I met her in 1962, when we were both members of an off-broadway theatre company that performed children’s plays. I was studying at Juilliard prep then and had just started writing poetry. I had no idea who she was; nor was I told anything about her background. She was just a lovely adult in the cast, always friendly, always helpful. As often happened in those days, because my mother was curious about everyone, and the kind of person everyone liked, and also because behind my back, my mother was my greatest admirer, my mother and Emilie became good friends. When my mother found out that Emily was not only an accomplished actress and musician, but also a published poet, my mother asked if she would read some of my poetry. The result was that Emilie became my first literary guide and mentor.

Unfortunately, a couple of years after I left the company, life’s progress and challenges shifted my interests, my mother’s attention, and we drifted apart, lost contact.

When I started writing poetry again, a couple of years ago, after almost twenty years away from it, the first person I thought of was Emilie. I searched for her, expecting to find her as celebrated as other poets of her generation, but saw she was not. More dismaying was the fact that she had passed away in 1995. How had I let her fade from my life? And then I quickly spotted Poets’ Press, and its publisher, Brett Rutherford, who had already published two volumes of her writing and was interested in publishing more. He had a list of chapbooks he had not been able to locate. One was “The Laughing Lute,” the chapbook she had given to me as a gift. I contacted him, sent him scans, and I’m delighted to say these wonderful poems are now in the third volume of her work, which was just released.

I’m so pleased her work has a champion.  Thank you Mr. Rutherford. And thank you, Emilie, for being “willing to take a little chance” on a little girl.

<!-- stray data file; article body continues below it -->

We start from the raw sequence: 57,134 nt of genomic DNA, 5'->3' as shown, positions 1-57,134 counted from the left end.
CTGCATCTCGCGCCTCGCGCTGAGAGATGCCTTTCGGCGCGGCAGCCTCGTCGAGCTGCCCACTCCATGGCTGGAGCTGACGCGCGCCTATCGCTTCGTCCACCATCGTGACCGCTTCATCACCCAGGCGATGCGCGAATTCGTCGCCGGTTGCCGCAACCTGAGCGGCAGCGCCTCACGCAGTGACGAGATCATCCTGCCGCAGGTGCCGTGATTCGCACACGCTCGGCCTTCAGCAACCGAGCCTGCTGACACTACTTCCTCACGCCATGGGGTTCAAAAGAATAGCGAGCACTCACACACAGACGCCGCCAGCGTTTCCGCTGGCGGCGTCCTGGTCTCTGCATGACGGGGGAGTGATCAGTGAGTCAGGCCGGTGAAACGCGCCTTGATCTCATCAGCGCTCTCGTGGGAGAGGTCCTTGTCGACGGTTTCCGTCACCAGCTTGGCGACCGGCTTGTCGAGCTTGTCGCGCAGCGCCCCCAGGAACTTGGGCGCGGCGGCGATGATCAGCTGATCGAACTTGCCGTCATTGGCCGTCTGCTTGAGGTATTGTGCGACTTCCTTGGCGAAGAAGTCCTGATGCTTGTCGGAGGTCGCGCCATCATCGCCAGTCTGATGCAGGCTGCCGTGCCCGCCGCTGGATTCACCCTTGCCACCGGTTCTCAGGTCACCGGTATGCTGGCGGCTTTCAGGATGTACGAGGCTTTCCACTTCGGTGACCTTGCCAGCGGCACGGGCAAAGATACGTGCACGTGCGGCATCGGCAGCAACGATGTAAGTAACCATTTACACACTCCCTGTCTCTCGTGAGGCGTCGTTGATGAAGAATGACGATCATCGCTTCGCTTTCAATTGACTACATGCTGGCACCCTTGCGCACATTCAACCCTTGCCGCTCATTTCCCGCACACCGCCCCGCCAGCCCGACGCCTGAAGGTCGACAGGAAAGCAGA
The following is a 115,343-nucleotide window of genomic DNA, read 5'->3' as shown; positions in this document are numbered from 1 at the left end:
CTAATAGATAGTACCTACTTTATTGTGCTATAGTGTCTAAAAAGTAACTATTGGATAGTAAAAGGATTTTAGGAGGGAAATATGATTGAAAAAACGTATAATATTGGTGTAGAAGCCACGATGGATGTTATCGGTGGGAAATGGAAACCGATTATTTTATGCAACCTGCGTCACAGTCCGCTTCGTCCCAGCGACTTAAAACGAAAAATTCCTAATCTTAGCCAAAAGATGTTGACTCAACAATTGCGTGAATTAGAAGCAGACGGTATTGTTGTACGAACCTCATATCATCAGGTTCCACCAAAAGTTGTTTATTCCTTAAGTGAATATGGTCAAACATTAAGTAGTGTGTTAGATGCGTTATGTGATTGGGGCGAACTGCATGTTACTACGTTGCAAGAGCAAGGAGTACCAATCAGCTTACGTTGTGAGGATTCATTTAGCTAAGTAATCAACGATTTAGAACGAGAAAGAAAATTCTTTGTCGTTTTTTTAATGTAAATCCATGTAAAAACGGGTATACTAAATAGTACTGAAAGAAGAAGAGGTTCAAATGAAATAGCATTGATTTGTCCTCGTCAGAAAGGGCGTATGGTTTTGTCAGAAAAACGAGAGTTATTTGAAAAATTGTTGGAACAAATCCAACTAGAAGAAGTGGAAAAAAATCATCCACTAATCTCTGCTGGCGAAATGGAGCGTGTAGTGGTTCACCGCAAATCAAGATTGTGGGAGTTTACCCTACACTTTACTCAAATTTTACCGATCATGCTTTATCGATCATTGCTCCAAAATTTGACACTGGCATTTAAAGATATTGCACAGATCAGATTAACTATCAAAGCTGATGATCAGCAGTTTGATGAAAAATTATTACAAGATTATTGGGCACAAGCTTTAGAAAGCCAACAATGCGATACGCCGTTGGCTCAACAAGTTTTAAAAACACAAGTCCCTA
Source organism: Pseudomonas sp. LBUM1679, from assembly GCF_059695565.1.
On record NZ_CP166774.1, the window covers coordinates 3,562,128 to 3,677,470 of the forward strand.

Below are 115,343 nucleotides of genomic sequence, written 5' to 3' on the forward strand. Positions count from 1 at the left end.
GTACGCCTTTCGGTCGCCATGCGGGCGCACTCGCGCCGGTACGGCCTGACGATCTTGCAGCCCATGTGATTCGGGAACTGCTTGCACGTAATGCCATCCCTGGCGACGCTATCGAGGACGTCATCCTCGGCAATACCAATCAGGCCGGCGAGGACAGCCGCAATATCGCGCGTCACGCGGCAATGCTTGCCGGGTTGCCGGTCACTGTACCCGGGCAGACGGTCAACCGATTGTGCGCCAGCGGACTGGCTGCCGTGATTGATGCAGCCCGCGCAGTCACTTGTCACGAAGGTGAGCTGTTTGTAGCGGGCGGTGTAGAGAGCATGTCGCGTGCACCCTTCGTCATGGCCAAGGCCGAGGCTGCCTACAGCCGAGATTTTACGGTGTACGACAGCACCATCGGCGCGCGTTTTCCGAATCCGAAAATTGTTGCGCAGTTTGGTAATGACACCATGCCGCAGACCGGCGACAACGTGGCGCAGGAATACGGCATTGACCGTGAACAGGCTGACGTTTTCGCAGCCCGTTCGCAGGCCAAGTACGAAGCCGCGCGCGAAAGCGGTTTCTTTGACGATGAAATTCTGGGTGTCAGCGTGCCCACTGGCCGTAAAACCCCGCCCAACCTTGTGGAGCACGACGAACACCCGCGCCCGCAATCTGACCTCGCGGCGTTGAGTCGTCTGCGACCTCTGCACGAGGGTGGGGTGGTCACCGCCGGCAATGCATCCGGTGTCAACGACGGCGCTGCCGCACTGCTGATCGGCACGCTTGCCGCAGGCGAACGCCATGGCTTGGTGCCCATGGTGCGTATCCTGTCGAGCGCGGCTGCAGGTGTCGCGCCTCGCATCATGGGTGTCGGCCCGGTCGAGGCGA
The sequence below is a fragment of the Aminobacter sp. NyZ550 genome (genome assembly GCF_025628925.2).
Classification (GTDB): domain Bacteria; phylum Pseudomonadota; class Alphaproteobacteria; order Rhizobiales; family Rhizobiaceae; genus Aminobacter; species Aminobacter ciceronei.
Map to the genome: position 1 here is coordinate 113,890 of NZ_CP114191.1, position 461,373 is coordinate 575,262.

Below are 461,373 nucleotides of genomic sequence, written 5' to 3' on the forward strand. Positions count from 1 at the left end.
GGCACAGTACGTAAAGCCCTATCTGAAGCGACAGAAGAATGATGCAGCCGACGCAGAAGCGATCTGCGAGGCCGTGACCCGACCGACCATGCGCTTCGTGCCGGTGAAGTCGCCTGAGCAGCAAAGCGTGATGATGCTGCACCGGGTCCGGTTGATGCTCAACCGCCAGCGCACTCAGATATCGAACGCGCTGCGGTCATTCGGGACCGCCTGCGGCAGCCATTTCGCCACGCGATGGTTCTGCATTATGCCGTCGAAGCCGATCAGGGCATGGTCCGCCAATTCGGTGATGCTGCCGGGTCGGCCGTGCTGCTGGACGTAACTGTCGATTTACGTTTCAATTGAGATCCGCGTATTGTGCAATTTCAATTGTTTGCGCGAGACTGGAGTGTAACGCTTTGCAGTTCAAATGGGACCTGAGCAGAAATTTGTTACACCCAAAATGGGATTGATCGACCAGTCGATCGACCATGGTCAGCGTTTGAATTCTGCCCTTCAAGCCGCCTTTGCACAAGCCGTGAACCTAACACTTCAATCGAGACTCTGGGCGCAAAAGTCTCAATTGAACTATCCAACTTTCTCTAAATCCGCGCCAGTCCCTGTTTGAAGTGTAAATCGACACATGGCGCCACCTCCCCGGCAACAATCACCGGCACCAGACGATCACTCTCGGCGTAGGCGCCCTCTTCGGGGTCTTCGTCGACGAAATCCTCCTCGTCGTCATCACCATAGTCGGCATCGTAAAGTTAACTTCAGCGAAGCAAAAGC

Read about Emilie Glen here

Buy The Writing of Emilie Glen Volume I

Buy The Writing of Emilie Glen Volume II

Buy The Writing of Emilie Glen Volume III

Visit Poets’ Press


Posted in Uncategorized


Screen Shot 2018-01-14 at 1.59.50 PM(

From Beyond Willow Bend, January 31, 2013)

My example reappeared—a video I’ve been longing to share.  Once, I blinked and it was gone, and now it’s back, which is fortunate because it perfectly illustrates the kind of moment those of us who love to teach cherish.

Of course, I could rely on a story about the the time I was teaching an Intro to Lit class, and a student upended my interpretation of a piece of fiction by positing a brilliant one of his own. I could leave you with the fact that it took a few minutes to gather my wits—for they weren’t ready for the sheer brilliance of his reasoning—before I let that student guide the class through his analysis of the piece, even though every bit of imagery had already recrystallized for me and fallen into place accordingly.  And I could conclude by saying that the discussion which ensued energized everyone in the room.

But I’m not sure relating the experience will have the same impact without the video.

I can’t remember exactly when I saw it, but I believe it was within the past year or so. I was looking for a performance of Chopin’s Ballade #4 in F minor, and was drawn to one by Arthur Rubinstein.

Because I liked his interpretation better than most of the others available, I searched for more of his performances. Among the many lovely recordings—some of which I’d heard before, and, in fact, owned, were several videos made of master classes he’d given in Israel. The first two were of him coaching a talented young man through Chopin’s Ballade #1 in G minor, which is still available, and well worth seeing, especially for anyone who plays.  The third video was of him listening to another young man, named Ephraim Laor,  play the end of Beethoven’s piano sonata in E minor, Op. 90, first movement, and the beginning of the second.

As you watch, look closely at Rubinstein’s face, the changes in his expression as he listens.

I can easily imagine how Mr. Laor felt. Students want their teachers’ approval. When the teacher is a legend like Rubinstein, that approval is like a blessing from God.

But for the teacher, a moment like this is rejuvenating.  It is so easy for us to  fall into ruts, standing in front of  classes term after term. It is far too easy to become complacent and self-satisfied, to become numb.

That’s why I’m delighted that this masterclass video is back. It’s one thing to hear a retired teacher describe the effect an exceptional student has on them, but quite another to see one of the greatest pianists in history experience it.  Occasions like these are revelations. They break us out of our routines, and inspire us. They remind us how great a thrill it is to learn.

(For more about Ephraim Laor visit his web site)